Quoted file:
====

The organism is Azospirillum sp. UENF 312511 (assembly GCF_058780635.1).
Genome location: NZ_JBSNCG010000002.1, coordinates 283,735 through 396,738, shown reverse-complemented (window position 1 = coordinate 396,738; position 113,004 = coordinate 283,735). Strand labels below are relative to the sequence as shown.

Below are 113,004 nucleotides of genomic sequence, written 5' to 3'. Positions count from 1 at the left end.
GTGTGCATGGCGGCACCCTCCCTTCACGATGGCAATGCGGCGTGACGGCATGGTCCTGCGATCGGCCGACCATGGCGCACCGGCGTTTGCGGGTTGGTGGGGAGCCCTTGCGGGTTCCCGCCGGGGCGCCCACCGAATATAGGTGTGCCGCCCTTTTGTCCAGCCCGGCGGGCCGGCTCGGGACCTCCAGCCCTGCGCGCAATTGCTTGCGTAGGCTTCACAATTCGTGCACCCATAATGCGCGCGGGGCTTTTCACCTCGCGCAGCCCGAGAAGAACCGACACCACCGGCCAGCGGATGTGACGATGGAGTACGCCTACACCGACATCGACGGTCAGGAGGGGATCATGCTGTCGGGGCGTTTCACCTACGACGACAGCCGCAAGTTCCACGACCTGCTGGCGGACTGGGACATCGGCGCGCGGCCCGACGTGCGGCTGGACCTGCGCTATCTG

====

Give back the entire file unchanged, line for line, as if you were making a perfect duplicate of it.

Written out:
The organism is Azospirillum sp. UENF 312511 (assembly GCF_058780635.1).
Genome location: NZ_JBSNCG010000002.1, coordinates 283,735 through 396,738, shown reverse-complemented (window position 1 = coordinate 396,738; position 113,004 = coordinate 283,735). Strand labels below are relative to the sequence as shown.

Below are 113,004 nucleotides of genomic sequence, written 5' to 3'. Positions count from 1 at the left end.
GTGTGCATGGCGGCACCCTCCCTTCACGATGGCAATGCGGCGTGACGGCATGGTCCTGCGATCGGCCGACCATGGCGCACCGGCGTTTGCGGGTTGGTGGGGAGCCCTTGCGGGTTCCCGCCGGGGCGCCCACCGAATATAGGTGTGCCGCCCTTTTGTCCAGCCCGGCGGGCCGGCTCGGGACCTCCAGCCCTGCGCGCAATTGCTTGCGTAGGCTTCACAATTCGTGCACCCATAATGCGCGCGGGGCTTTTCACCTCGCGCAGCCCGAGAAGAACCGACACCACCGGCCAGCGGATGTGACGATGGAGTACGCCTACACCGACATCGACGGTCAGGAGGGGATCATGCTGTCGGGGCGTTTCACCTACGACGACAGCCGCAAGTTCCACGACCTGCTGGCGGACTGGGACATCGGCGCGCGGCCCGACGTGCGGCTGGACCTGCGCTATCTG